excesses of the European Community with the notion that it was France's fault. As a result, Britain's rows with the Community came to seem like rows with France. Overlaid on all these little local

difficulties has been a long history of missed opportunities to bring France and Britain closer. Indeed the two countries sometimes seem like a long-married couple, each of whom pleads a headache

at just the wrong moment. When France most wanted Britain as a pillar against a resurgent Germany in the interwar years, we were looking the other way until it was too late. Britain's need for

French support to join the EEC in the Sixties received reciprocal blind eye treatment.

As Europe's only two nuclear powers, one would have expected France and Britain to draw closer in the Seventies and Eighties, sharing technology and weapons systems and devising common strategies.

But Britain was fearful of putting its special nuclear relationship with the Americans in jeopardy, even though the Americans were doing more with the French in the nuclear field than either side

admitted to us. The French, for their part, always wanted to put a price-tag on nuclear co-operation with Britain: we had to buy their missile to demonstrate OUT sincerity, even though we thought

it inferior to the American alternative.

Perhaps the greatest missed opportunity of all was the affaire Soames, when General de Gaulle appeared to offer Britain the opportunity to join France and Germany in a directorate to own Europe.

Whether he could actually have delivered is another matter. But the British, conditioned by a thousand years of suspicion of French motives, smelled a rat. Instead of calling the General's bluff,

we preferred to sneak to the other Europeans. It was not the most heroic episode in Britain's diplomacy. But there is much on the positive side of the ledger. The two greatest collaborative

projects of this century — Concorde and the Channel Tunnel — have been conceived and executed by Britain and France. Despite fierce clashes in Europe — once leading M. Chirac to

use a naughty word about Margaret Thatcher which fortunately she did not understand and the interpreters were too shocked to translate — Lady Thatcher always saw France as Britain's natural

ally. This was greatly bolstered by the speed with which President Mitterrand rallied to support Britain in the Falklands conflict.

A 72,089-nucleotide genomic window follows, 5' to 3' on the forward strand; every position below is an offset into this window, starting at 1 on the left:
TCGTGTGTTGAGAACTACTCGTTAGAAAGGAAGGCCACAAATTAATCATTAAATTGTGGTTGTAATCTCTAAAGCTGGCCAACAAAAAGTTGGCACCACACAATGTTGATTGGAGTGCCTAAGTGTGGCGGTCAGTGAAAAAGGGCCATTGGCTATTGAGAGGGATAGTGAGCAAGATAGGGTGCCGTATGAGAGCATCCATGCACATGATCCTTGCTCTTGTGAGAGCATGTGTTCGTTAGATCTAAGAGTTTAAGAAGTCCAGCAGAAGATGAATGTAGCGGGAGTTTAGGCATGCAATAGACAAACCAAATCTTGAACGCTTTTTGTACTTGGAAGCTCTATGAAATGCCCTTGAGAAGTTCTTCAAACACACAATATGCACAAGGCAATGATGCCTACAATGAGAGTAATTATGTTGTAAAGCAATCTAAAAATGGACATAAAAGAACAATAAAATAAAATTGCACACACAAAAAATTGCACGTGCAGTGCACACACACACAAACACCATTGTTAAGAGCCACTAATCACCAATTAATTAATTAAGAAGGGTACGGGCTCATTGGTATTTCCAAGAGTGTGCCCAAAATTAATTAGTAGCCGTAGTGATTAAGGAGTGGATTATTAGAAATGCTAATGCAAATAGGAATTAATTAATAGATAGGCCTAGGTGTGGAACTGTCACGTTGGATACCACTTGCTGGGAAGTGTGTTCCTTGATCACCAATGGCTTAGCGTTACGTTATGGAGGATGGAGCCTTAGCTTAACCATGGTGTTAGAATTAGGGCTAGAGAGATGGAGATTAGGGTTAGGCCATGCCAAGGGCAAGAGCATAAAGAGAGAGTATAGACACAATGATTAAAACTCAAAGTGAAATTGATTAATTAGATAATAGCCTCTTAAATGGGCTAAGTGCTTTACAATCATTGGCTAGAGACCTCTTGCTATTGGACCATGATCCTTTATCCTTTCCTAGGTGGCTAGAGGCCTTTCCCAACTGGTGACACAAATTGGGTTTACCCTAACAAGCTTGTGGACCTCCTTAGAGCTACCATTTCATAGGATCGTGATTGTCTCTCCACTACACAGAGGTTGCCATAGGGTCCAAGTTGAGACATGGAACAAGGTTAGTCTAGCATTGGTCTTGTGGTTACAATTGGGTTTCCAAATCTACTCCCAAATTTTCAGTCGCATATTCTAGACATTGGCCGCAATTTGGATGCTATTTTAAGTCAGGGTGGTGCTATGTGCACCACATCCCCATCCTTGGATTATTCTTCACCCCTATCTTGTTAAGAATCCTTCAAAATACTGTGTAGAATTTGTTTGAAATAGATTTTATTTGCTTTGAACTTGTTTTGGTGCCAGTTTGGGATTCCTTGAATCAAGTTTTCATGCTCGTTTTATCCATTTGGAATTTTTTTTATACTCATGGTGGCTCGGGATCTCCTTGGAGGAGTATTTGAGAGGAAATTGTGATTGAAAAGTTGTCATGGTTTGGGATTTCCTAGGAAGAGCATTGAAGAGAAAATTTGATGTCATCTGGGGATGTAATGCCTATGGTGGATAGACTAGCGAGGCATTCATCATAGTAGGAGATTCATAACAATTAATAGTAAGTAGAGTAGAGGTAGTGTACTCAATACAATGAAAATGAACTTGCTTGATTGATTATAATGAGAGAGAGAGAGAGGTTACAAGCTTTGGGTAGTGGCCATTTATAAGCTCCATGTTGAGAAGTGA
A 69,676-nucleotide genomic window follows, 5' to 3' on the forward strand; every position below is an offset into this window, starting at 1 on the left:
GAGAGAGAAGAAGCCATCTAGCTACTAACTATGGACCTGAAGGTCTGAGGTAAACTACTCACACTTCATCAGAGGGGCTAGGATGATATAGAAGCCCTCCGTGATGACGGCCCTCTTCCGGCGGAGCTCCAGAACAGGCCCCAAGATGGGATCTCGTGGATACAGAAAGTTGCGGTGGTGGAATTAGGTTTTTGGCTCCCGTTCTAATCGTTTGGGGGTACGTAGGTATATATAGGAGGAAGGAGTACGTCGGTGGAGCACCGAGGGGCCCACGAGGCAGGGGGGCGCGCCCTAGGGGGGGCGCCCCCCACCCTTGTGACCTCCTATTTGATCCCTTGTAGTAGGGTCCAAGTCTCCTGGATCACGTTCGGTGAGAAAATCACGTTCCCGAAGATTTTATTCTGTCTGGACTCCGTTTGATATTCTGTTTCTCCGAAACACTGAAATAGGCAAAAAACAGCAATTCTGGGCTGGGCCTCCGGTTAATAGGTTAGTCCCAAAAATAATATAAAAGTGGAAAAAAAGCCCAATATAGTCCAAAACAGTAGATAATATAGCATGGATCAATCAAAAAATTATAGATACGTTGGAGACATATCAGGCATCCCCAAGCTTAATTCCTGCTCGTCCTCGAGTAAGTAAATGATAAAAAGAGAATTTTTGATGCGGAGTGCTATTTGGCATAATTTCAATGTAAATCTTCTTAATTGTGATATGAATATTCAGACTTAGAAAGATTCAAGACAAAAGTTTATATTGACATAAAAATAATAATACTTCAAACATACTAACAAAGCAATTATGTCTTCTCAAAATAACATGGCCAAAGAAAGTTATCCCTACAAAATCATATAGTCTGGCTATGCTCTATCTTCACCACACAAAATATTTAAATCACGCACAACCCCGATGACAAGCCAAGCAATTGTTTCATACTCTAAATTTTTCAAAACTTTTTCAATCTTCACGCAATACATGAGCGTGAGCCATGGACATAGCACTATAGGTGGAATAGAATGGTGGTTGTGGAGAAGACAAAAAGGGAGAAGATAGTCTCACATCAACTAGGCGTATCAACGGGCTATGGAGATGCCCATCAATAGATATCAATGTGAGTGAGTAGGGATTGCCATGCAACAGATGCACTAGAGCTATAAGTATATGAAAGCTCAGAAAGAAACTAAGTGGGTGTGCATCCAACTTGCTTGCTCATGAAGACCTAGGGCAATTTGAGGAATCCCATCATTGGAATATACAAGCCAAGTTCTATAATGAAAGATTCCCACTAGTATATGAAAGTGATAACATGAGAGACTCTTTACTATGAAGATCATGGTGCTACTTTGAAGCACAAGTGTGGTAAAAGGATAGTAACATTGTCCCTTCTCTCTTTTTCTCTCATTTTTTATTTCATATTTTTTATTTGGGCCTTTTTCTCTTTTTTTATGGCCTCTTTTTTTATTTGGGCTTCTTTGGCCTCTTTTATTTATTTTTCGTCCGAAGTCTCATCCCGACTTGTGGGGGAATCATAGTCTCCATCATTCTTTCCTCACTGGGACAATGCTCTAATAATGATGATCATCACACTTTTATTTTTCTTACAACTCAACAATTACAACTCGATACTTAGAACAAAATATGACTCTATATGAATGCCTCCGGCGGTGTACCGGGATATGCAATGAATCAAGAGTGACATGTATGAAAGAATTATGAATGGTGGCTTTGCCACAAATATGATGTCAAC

The effect of this gesture was subsequently rather dissipated when the President presented Lady Thatcher with a handsome globe. Initially it was given a place of honour outside the Cabinet Room in

No. 10. But while idly spinning it one day, the great Lady suddenly noticed the Falklands were described as the Malvinas, whereupon the globe was instantly banished to the basement where, as far as

I know, it still languishes. President Mitterrand's former advisers told me that his discussions with Lady Thatcher were the best and most interesting of all those he held, because they dealt with

the broad sweep of history rather than just the technicalities of the moment, which were properly delegated to others. In truth, there is a great deal driving Britain and France together. France is

our third largest export market, and vice versa. The number of trans-national companies is steadily increasing. I am on the board of one, and the integration of British, French and American

management is remarkable.

Despite the fatuous Toubon law banning use of anglicised words — universally referred to in France as the Allgood law — the French recognise that the harsh reality of the modern world

dictates that they need to master English; and they are doing so on a scale which makes English efforts to speak French look puny. The Channel Tunnel is going to have a profound psychological

impact on how the next generation feel about Britain in relation to the European landmass: it will no longer be possible for storms in the Channel to isolate the Continent. Lady Thatcher was surely